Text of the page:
Archive for August, 2004

Wussup Andrew?

Monday, August 30th, 2004

Andrew Sullivan appears to have completely bought in to the mainstream media’s Bush-orchestrated “smear” theory of the swift boats controversy. Does he seriously believe that 254 naval officers and enlisted men, admirals and medal of honor winners, are uncredible Republican operatives? Bush didn’t make Vietnam the central issue of the Kerry campaign. Kerry did that. The swifties are, and have been, understandably angry about John Kerry’s 1971 characterization of them as war criminals. They would be doing this regardless of John Kerry’s opponent. Several of their allegations, most notably concerning the Christmas in Cambodia fantasy, have been proven correct. Most of the rest of their allegations are unproven, one way or another. They have every right in the world to express their opinions, and they have the credentials to be taken seriously. The unsupported ad hominem attacks against them and the unquestioning acceptance of Kerry’s unsubstantiated charge of illegal RNC coordination have become the mantra of the mainstream media. That someone like Sullivan, with his fearlessly independent analytical mind, would so casually join in the chant, is astounding to me.

Time Will Tell

Saturday, August 28th, 2004

Simon Schama begins his magisterial book on the FRENCH REVOLUTION,
Citizens, by relating the reply of Chinese Premier Zhou En-lai to a
question about the significance of those 1789 events: It’s too soon to tell.

Mom Corrects Me

Saturday, August 28th, 2004

My mother objects to my characterization of her as a life-long atheist. I should have known better. Here is her statement:

Date: August 25, 2004 12:00:19 PM CDT

It’s not true that I’m a “lifelong atheist”.  I was brought up in the Congregational Church and attended Sunday School and later church until I left home.  I sang in the church choir all through college.  In Watertown where your father and I met, my first date with him was after a rehearsal of the all-city church choirs singing The Messiah.  So I went from acceptance to indifference to doubt, and finally to atheist.  I guess you could say I’m a “recovered Christian”.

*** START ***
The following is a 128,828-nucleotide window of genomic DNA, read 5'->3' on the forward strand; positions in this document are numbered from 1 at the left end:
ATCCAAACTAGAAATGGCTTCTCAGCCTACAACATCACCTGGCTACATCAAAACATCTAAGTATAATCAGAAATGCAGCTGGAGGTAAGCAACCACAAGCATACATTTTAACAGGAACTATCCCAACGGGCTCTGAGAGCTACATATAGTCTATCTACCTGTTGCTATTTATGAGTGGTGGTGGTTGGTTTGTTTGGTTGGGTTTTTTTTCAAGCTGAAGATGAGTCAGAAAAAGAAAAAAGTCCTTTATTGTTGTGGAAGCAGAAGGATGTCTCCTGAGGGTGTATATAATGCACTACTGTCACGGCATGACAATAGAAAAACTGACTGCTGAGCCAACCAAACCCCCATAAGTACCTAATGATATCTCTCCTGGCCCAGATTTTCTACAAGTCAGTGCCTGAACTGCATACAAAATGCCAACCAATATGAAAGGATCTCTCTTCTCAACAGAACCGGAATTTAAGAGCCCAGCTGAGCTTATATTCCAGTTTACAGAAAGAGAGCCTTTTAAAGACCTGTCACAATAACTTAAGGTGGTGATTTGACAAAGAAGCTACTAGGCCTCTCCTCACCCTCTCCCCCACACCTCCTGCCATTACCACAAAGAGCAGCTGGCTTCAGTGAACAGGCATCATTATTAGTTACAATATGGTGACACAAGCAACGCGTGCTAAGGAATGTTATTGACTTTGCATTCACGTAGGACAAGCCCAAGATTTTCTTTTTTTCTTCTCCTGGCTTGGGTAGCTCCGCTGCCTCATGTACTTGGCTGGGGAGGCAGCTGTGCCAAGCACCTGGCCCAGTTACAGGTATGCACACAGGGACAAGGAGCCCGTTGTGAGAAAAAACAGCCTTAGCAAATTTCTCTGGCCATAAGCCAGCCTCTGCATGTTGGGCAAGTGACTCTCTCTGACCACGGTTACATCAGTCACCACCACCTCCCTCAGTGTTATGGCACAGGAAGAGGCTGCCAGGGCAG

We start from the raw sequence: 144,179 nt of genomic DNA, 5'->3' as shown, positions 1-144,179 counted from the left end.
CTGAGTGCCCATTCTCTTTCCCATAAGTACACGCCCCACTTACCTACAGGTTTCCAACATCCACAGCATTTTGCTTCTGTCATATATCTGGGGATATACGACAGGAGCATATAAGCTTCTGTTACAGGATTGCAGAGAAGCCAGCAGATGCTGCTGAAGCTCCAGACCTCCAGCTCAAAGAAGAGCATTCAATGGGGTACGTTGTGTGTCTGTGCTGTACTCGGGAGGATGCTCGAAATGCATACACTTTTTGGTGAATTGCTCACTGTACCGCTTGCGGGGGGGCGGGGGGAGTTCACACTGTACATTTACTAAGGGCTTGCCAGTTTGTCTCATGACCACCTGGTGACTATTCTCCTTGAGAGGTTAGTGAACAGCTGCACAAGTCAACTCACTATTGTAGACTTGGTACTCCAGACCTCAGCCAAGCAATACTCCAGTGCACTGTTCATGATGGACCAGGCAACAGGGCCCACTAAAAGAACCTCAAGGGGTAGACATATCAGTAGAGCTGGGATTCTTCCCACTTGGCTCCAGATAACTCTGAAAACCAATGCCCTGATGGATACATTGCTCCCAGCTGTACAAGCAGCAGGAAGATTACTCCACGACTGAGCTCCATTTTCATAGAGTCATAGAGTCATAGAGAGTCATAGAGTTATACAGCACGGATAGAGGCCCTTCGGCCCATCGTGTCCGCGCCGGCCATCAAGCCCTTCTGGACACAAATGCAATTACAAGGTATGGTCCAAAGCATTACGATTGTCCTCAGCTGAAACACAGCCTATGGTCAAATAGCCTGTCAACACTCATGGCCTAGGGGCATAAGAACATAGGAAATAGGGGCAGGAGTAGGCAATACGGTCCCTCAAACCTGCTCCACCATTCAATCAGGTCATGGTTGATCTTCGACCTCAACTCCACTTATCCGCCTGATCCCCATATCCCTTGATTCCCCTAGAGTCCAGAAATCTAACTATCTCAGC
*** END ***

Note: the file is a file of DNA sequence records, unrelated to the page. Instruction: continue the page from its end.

Waiting for History

Saturday, August 28th, 2004

I would love to say something insightful (or even inciteful) and profound about the whole Najaf Al Sadr holy shrine of Imam Ali engagement, but the truth is I have no idea whether it has been handled brilliantly or badly. In order to say anything intelligent about it I would have to be, not only a military expert, but an expert on all the ins and outs of Iraqi Shiite politics, and knowledgeable about the psychology and relative strength of all of the competing and cooperating Iraqi subcultures. People with these qualifications may exist, but I’m not aware of any. I’m not sure that anyone really knows for sure if things are going well or badly for the U.S. in Iraq. We’re there. We’re doing the best we can. And only time will tell whether it was a bold, brilliant, noble endeavor, or a big mistake. I and others are betting on the former. Many are betting on the latter. None of us knows for sure.

Apple to Dominate Music Downloads

Friday, August 27th, 2004

Piper Jaffray is the first analyst to agree with me that Apple is already set to dominate the emerging music download market.